London, 18 June (Argus) — Dublin-based DCC Energy continues to expand and diversify, completing 15 acquisitions over the past year that included two in the LPG sector. The company, which owns several LPG retail subsidiaries in Europe, the US and Hong Kong, bought Germany's Progas and the US' San Isabel Services Propane at the same time as it increasingly moves into low-carbon energy markets such as solar, biofuels and energy management services. Argus' Oliver Binks spoke with DCC Energy chief executive Fabian Ziegler about the company's 2023-24 results and its future plans: DCC Energy has been moving into new markets as part of the energy transition. What share of the company does LPG represent? We launched our Cleaner Energy in Your Power strategy last year, aiming to double our profit [and halve carbon emissions] by 2030. We think backwards from the customer, helping them through the energy trilemma, and provide energy solutions consisting of molecules — increasingly green — and often self-generated renewable electrons. We are ahead of schedule. LPG is about half of our profits but only 15pc of our carbon emissions. We believe in LPG's longevity. It is a societally very useful fuel. Like the World LPG Association renaming itself to World Liquid Gas Association, we now move our own definitions from LPG to LG — liquid gas. DCC Energy has said it plans to grow its LPG offering by 50pc by 2030. Which areas geographically and sectorally is the company targeting? Our LG journey took us from Ireland to [the UK], to Europe and to the US. We have just strengthened our position in Germany with the acquisition of Progas. A key growth region is the US. We made a small acquisition there last year. We are currently focused on making our business operationally excellent, namely around serving our customers. For now, the strategy places more emphasis on strengthening in each market rather than expansion into new territory. We like our residential businesses, but we are targeting more growth in the commercial sector, where the case for multi-energy packages is greater. Overall, we aim to grow our LG business, but we need to create more sustainable credibility for LG. We are scaling up biopropane sales across Europe and trialling rDME [renewable DME] in the UK and Sweden, particularly with commercial and industrial customers, to enhance LG's relevance as a long-term low-carbon solution for Europe. DCC Energy's profit rose strongly in the 2023-24 fiscal year ending in March, but overall sales volumes dropped slightly. How much did the LPG segment fare? LG is often a mature market in Europe, however our LG sales volumes increased modestly in the year and we believe they can keep growing. We continue to drive the move from oil to gas for commercial and industrial customers. Many customers really appreciate the ability to make affordable CO2 reductions and having their own energy in a tank reliably supplied by DCC companies. LPG sales in the UK and Ireland came under pressure from a warm winter but still grew on expanding commercial and industrial deliveries. What drove this? Our businesses in Ireland and the UK continue to grow owing to diverse customer segments that are not all weather dependent. Under our Cleaner Energy in Your Power strategy, we act as an energy transition partner. Customers recognise the fiscal and carbon benefits of LG over heavier forms of fuel, driving growth in the transition. And some customers are investing in new off-grid facilities and choosing LG as their fuel sources. And it helps that we can provide broader energy packages entailing electron solutions. We also aim to increase our supply resilience with storage access at Teesside and our Avonmouth terminal project. DCC Energy also reported strong profit growth in Scandinavia driven by LPG. What are your plans in this region? We saw significant LG sales growth [in Scandinavia] last year when natural gas prices skyrocketed and customers wanted security of supply. Our Scandinavian business aims to lead the energy transition, with a focus on understanding our customers' needs and helping them reduce their carbon emissions. We aim to support large-scale production of rDME in Sweden and Norway and to see 50pc of sales coming from a wide range of renewable products by 2030. We have successfully run pilot tests in Sweden with rDME-LG blends at customers' sites, we invested in a rDME-LG blending facility, aiming for first customer deliveries in 2024, and received government funding for replacing LG with 100pc rDME at Bjorneborg Steel. DCC has acquired Germany's Progas and the US' San Isabel Services Propane over the past year. Do you have plans for further takeovers in the LPG sector? We have been one of the most active global buyers of LG businesses for several decades and will continue to pursue attractive acquisitions that strengthen our existing businesses, expand our markets and bring other important capabilities. We see a lot of potential in the US, where our DCC Propane business has achieved significant growth through many acquisitions since we entered that market in 2018. We continue to see many interesting opportunities in the US, which is far more fragmented than most European markets, with the top 20 propane retailers accounting for 40pc of the market and over 4,000 independent [firms accounting for 60pc]. Progas owns the Brunsbuttel and Duisburg LPG terminals in Germany. Given Poland faces a looming supply deficit when EU imports from Russia are banned from December, is DCC Energy looking at supplying Poland from these sites? The Brunsbuttel and Duisburg terminals were welcomed into DCC's portfolio in northwest Europe, where their primary role remains unchanged — to provide supply security to our customers. Spare capacity might be used to support the Polish market. We see the capacity of our existing infrastructure in Germany to be sufficient to support our business there. Earlier this year, we created a central supply and trading team out of Amsterdam, called DCC LPG Procurement, which will look at more infrastructure plays. But we are not in the supply business for the sake of it. Our strategy focuses on our customers and providing them with sustainable solutions. Germany is a good example. Our priority in Germany is a seamless integration of Progas and Tega, [acquired in 2018], that is good for customers and our employees. And building out a leading energy management services business. Flogas recently commissioned the Teesside LPG terminal near to Dimeta's upcoming rDME plant. Does Flogas plan to distribute DME or other renewable gases from the site? Being at an energy hub clearly opens possibilities for sourcing low-carbon energy sources such as rDME that can be unlocked for our customers. With the likelihood that rDME will need to be blended with propane to achieve supply without changing infrastructure and equipment, it will be important for rDME sources to be logistically close to sources of propane. Teesside is well placed to offer this solution. At what stage is the Avonmouth terminal project at? The first 17,000t tank is fully refurbished and two truck racks have been put in place such that Avonmouth terminal now already plays an important role in providing supply security to our customers in southwest England. A further 17,000t tank will be refurbished and a connection will be made to the Bristol port to enable midsize LPG carrier imports. We expect first imports in 2026-27. Send comments and request more information at feedback@argusmedia.com Copyright © 2024. Argus Media group . All rights reserved.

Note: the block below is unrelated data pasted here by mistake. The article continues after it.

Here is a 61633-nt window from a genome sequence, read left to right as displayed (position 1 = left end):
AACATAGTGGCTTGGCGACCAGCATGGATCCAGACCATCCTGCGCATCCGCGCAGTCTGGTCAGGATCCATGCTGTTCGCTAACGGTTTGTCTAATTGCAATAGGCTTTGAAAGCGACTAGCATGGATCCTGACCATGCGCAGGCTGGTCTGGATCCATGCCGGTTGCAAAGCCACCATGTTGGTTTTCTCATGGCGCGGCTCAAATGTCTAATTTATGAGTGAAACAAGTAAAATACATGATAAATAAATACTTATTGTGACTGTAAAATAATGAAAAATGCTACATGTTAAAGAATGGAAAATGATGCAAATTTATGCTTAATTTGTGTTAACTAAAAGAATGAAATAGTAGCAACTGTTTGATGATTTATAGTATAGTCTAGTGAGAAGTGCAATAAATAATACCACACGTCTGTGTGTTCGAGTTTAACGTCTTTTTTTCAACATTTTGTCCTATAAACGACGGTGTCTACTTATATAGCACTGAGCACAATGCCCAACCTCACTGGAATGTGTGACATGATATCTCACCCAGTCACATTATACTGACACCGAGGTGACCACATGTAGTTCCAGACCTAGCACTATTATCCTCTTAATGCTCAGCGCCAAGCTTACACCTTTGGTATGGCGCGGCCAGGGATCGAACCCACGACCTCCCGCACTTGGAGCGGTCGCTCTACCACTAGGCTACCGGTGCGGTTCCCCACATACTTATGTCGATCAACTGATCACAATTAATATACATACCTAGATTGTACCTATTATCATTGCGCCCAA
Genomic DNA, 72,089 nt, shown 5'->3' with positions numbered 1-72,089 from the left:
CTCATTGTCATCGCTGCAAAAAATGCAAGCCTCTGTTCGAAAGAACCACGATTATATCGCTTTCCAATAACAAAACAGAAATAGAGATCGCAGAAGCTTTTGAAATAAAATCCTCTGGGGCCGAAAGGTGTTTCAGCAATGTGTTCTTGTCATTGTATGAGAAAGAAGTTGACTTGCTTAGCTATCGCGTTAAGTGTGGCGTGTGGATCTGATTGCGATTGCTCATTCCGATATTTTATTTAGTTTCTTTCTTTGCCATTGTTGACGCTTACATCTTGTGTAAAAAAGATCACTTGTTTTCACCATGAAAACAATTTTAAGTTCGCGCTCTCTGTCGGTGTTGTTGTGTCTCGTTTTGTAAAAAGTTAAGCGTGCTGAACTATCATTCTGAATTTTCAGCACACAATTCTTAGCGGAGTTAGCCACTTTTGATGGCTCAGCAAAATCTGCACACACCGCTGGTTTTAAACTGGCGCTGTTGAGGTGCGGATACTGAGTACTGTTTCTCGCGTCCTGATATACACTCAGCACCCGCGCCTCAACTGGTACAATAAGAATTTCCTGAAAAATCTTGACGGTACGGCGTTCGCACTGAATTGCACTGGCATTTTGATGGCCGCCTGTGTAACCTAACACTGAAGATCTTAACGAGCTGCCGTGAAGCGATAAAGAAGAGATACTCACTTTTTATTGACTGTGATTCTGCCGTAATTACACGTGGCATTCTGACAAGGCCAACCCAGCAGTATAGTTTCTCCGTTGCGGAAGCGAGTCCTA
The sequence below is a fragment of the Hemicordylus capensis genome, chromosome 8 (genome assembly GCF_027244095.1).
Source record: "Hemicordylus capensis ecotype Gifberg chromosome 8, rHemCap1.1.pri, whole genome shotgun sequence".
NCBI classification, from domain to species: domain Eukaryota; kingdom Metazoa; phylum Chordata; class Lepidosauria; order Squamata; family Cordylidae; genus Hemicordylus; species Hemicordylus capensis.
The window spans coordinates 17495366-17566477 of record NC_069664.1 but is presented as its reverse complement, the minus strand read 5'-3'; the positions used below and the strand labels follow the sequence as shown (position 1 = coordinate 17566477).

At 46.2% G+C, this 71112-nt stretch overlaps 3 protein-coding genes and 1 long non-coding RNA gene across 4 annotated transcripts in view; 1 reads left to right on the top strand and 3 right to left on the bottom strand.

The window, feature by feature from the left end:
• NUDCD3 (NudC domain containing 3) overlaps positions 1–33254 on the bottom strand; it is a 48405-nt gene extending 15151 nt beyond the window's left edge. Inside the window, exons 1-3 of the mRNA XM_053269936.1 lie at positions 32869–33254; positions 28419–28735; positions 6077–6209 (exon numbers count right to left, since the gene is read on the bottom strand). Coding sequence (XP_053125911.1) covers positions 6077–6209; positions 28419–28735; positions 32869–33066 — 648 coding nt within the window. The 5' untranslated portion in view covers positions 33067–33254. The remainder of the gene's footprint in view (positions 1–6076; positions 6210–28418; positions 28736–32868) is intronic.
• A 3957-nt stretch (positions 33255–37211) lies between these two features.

Tropical storm warning for South Texas coast: Update